Sunday, July 19, 2015

Dispatch from Cambodia: Leaving her room - By Fiona Mills

Every day leaving my room is the most terrifying thing I do. I’m a Peace Corps Volunteer serving on the coast of Cambodia. Outside the comfort of my room, few people understand me, both linguistically and personally. Inside my room I’m not stared at, I don’t have to strain to comprehend unfamiliar social cues, and I’m not struggling to understand a new language. It’s easy and familiar inside my room. In my room, if I close my eyes, concentrate, and sit in front of a fan I can almost pretend it’s just an unseasonably hot summer day in Maine. But inevitably, every day, I walk out my door. And at the end of every single day I’m so happy I did.  

I’ve been in Cambodia for nearly a year. The first two months were spent near Phnom Penh learning technical skills and the Khmer language. My official job title is a “Community Health Education Volunteer”. Which means during the intensive language training I was simultaneously learning how to say: “My name is Fiona. I like the color yellow” and “It’s important to exclusively breastfeed your child for the first six months before you introduce complimentary foods into their diet.” I don’t have a translator and very few people in my village speak English. So if I don’t speak Khmer I’m not going to get very far. 

But, you know what? In the last 11 months, I’ve come a long way. I’ve become comfortable speaking a new language. I’ve gained a second family, a second place to call home, and a new name. I’ve met incredible people who inspire and push me to be a better person. I’ve eaten bee larva, ants, spiders and duck fetus. I’ve helped birth half a dozen babies. I’ve introduced my host brothers to the Pokemon Movie and taught them how to play Go Fish. I’ve danced with the village police chief at a Khmer wedding.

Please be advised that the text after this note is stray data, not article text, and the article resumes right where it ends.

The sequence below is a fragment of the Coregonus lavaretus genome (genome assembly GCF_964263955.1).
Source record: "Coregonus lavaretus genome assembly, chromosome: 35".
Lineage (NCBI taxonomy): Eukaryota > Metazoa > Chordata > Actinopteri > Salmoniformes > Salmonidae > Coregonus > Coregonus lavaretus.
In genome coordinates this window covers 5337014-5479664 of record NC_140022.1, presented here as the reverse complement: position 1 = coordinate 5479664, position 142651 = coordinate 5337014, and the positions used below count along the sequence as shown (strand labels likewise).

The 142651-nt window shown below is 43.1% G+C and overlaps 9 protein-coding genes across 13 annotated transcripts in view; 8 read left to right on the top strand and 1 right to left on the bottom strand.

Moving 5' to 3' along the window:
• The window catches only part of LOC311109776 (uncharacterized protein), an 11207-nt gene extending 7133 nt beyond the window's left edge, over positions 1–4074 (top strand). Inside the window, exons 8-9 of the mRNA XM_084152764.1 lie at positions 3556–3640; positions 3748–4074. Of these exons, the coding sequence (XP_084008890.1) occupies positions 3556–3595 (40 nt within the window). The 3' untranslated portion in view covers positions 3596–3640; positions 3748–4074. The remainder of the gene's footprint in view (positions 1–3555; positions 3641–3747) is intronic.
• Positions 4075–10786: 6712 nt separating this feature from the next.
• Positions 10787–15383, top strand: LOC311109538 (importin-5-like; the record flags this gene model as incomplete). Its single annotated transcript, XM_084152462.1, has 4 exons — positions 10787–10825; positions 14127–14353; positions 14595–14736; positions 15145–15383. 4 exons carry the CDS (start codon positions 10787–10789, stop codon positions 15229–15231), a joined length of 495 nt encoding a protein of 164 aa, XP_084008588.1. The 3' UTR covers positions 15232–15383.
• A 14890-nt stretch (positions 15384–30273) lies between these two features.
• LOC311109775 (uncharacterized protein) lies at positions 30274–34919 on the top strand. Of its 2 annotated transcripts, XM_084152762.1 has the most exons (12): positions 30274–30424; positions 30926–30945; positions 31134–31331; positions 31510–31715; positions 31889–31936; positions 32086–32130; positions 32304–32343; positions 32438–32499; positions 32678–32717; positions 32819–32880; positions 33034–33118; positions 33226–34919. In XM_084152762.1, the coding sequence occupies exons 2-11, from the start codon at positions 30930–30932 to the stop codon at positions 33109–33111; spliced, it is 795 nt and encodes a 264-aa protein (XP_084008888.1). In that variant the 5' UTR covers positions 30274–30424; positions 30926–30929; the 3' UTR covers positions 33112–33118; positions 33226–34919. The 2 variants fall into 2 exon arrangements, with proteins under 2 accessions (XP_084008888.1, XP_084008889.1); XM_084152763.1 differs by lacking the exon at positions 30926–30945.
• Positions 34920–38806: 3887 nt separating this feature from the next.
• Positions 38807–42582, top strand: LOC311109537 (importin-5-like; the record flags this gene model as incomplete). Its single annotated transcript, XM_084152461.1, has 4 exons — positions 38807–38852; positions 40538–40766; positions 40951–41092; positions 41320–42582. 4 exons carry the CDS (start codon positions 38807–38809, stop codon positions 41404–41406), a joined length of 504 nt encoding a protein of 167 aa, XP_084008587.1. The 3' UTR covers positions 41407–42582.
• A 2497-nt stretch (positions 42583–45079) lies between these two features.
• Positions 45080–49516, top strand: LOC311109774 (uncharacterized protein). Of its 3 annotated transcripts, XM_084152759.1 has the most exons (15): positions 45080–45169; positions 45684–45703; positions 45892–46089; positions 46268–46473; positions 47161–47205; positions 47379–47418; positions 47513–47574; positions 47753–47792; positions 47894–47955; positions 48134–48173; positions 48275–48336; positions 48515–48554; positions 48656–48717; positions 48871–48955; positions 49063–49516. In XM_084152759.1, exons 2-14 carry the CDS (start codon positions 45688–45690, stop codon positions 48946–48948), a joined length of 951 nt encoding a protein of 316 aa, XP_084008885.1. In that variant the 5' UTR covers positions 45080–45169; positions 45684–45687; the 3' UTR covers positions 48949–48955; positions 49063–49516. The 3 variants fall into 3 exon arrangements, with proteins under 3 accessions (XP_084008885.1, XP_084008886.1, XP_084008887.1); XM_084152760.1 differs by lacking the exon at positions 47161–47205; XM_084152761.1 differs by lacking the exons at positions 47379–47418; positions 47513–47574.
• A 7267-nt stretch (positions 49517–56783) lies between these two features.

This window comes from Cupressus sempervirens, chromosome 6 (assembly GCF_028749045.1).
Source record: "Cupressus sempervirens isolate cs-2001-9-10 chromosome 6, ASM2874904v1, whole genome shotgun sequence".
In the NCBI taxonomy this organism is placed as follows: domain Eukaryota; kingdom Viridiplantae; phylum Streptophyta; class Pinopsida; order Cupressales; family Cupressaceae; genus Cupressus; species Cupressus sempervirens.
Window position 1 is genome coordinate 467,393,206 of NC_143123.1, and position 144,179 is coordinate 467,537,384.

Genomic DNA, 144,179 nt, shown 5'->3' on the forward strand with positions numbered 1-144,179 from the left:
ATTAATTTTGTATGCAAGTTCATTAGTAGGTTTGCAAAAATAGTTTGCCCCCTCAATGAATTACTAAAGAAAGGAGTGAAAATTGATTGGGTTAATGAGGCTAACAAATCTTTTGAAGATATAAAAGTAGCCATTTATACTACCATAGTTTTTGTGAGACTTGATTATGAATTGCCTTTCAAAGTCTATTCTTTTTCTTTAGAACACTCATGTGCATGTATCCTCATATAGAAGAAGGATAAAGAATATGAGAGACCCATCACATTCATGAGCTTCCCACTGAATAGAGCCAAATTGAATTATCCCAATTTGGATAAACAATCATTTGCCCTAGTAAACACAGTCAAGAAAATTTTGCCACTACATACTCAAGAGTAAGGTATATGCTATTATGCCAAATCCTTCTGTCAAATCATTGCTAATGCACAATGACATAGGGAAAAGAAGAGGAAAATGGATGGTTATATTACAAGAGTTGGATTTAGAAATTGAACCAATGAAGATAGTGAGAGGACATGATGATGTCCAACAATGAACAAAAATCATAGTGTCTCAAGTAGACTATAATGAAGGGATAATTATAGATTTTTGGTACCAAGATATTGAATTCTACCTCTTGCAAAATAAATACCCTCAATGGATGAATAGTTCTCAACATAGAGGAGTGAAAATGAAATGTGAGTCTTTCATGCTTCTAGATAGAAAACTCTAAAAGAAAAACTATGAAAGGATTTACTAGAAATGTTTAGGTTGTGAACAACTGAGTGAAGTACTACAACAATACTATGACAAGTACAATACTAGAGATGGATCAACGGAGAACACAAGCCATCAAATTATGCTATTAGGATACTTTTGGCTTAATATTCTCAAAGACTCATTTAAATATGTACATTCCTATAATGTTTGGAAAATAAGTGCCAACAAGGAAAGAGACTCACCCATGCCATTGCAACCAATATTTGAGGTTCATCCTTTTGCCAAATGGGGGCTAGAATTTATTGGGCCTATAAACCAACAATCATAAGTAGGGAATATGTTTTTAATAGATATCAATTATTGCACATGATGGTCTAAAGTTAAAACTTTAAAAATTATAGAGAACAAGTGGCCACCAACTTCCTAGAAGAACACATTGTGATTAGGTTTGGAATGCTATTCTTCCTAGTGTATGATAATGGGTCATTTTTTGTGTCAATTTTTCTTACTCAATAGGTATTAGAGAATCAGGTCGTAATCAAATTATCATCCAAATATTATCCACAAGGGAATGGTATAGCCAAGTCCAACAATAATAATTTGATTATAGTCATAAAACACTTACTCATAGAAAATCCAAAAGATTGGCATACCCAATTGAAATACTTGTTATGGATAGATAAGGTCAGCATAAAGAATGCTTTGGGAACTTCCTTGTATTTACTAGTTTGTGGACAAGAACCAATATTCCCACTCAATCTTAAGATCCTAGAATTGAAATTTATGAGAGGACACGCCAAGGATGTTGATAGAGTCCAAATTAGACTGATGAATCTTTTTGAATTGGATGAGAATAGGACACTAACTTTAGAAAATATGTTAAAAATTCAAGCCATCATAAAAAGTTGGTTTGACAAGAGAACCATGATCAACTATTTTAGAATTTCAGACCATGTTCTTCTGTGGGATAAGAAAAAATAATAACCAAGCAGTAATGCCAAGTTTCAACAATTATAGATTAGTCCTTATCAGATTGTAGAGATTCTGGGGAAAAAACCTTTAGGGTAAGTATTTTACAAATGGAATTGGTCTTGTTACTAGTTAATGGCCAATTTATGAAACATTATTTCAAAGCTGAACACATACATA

I taught 51 high school girls to cheer “Who runs the world? Girls!” I’ve taught expecting mothers about pregnancy warning signs and I’ve talked to new mothers about breastfeeding and childhood nutrition. I’ve become more comfortable in my own skin than I ever thought possible. I’ve learned what it feels like be immersed in a new culture and to have no idea what’s going on around you. I’ve learned how to be uncomfortable. 

I would have never gotten to experience any of this if I had stayed where I was comfortable. Every single morning I remind myself that it’s okay to feel unsure, to feel awkward, to make mistakes. So every single morning I take a deep breath, exhale, and open my door.

This article was approved by the Peace Corps.

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